St. Cyril of Jerusalem said much the same thing, but warning the Mass participants of the seriousness of this moment in the Mass: 
     “Lift up your hearts:” For in this sublime moment the heart should be lifted up to God, and not be allowed to descent to the earth and to earthly concerns. With all possible emphasis the sacrificing priest exhorts us in this hour to lay aside all the cares of this life, all domestic worries, and direct our hearts to God in heaven who hath so loved men…Let there be none among you, who shall confess with his lips: We have lifted up our hearts, and allow his thoughts to remain with the cares of this life."
What a difficult job to lift up our thoughts when, the cares of the world go out of their way to bring our thoughts to all we have to do, the problems we have yet to solve. If we can take these very tasks to do and problems to solve and lift them to the Lord, what a relief will come. He will take our burdens on himself as he took on our sins. And then, we should “give thanks to the Lord, our God.”
     In the Jewish tradition, giving thanks is the one thing we can give to God that he doesn’t already have. As Philo said:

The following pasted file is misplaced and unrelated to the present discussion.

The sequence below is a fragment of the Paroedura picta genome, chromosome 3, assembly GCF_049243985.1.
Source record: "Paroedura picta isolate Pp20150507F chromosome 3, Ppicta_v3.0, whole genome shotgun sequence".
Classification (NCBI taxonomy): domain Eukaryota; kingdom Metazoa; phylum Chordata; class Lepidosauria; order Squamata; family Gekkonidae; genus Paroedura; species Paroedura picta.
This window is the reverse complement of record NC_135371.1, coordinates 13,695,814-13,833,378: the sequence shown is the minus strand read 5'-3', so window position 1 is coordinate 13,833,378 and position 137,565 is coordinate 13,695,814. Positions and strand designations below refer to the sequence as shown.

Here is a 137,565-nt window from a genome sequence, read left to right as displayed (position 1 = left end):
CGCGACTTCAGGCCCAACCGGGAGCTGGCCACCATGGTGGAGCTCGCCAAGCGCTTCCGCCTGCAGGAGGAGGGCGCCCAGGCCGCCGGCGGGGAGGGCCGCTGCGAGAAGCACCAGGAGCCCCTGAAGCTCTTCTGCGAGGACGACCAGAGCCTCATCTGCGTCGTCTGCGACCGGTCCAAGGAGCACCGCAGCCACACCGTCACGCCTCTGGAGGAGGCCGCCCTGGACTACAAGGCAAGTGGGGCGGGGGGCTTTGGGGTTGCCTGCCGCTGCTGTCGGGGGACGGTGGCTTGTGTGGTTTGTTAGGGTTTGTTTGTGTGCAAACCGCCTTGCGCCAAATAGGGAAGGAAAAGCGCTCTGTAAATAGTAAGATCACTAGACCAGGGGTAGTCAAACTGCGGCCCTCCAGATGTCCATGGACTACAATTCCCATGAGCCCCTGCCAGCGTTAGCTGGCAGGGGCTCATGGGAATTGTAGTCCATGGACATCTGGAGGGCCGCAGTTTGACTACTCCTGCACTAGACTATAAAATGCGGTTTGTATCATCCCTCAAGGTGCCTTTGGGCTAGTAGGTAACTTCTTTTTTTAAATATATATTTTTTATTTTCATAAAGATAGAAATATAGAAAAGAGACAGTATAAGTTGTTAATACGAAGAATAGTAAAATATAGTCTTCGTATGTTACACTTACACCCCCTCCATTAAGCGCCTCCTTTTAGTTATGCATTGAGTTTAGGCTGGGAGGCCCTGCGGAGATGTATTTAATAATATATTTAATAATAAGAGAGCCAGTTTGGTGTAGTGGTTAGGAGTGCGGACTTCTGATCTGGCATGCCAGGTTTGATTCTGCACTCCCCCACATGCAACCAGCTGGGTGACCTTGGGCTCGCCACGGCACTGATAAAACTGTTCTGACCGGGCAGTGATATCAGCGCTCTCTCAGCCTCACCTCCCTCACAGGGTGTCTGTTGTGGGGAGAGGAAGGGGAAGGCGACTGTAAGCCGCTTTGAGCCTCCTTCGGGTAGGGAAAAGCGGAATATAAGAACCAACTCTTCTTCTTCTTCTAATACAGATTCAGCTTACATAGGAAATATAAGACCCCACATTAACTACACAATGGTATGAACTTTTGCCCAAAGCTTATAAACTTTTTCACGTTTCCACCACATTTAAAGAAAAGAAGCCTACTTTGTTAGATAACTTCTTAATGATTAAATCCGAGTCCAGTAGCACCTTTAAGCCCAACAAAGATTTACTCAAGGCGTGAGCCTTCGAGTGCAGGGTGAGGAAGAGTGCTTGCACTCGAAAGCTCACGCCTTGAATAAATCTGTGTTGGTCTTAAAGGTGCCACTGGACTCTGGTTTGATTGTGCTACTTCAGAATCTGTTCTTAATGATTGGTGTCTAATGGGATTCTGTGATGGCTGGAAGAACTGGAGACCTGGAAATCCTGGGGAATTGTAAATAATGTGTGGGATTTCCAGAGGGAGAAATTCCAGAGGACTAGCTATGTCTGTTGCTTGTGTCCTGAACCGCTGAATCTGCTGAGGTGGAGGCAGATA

We affirm that the activity most characteristic of God is to give His blessings. But that most
fitting to creation is to give thanks; because that is the best it can offer him in return. For when creation tries to make any other return to God it finds that its gift already belongs to the Creator of the universe, no to the creature offering it. Since we now realize that to give due worship to God only one duty is incumbent upon us, that of giving thanks, we must carry it out in all times and in all places.
     We have much to thank him for. Consider all you know and have, then consider what your life would be like if everything you had not thanked God for would be gone. What would you have left?
     In the Passover, the Jews keep a memorial of an historical event, one where God saved them from death of their first born, slavery, and led them out of Egypt and across the Red Sea. Each year, Jews re-live the event. Their prayers are spoken as though they and not just their answers were saved by God, “When You led me out of slavery. When You led me out of Egypt. When You rescued me,” though it was generations ago.